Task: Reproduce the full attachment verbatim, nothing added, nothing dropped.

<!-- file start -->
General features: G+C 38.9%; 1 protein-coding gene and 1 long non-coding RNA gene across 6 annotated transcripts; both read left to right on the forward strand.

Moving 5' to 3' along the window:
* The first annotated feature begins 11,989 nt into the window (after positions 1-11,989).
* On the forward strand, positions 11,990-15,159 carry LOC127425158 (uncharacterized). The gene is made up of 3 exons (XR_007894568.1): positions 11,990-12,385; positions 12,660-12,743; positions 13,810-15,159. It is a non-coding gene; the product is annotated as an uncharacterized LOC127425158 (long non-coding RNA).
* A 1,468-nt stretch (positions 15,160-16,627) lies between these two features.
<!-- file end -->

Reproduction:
General features: G+C 38.9%; 1 protein-coding gene and 1 long non-coding RNA gene across 6 annotated transcripts; both read left to right on the forward strand.

Moving 5' to 3' along the window:
* The first annotated feature begins 11,989 nt into the window (after positions 1-11,989).
* On the forward strand, positions 11,990-15,159 carry LOC127425158 (uncharacterized). The gene is made up of 3 exons (XR_007894568.1): positions 11,990-12,385; positions 12,660-12,743; positions 13,810-15,159. It is a non-coding gene; the product is annotated as an uncharacterized LOC127425158 (long non-coding RNA).
* A 1,468-nt stretch (positions 15,160-16,627) lies between these two features.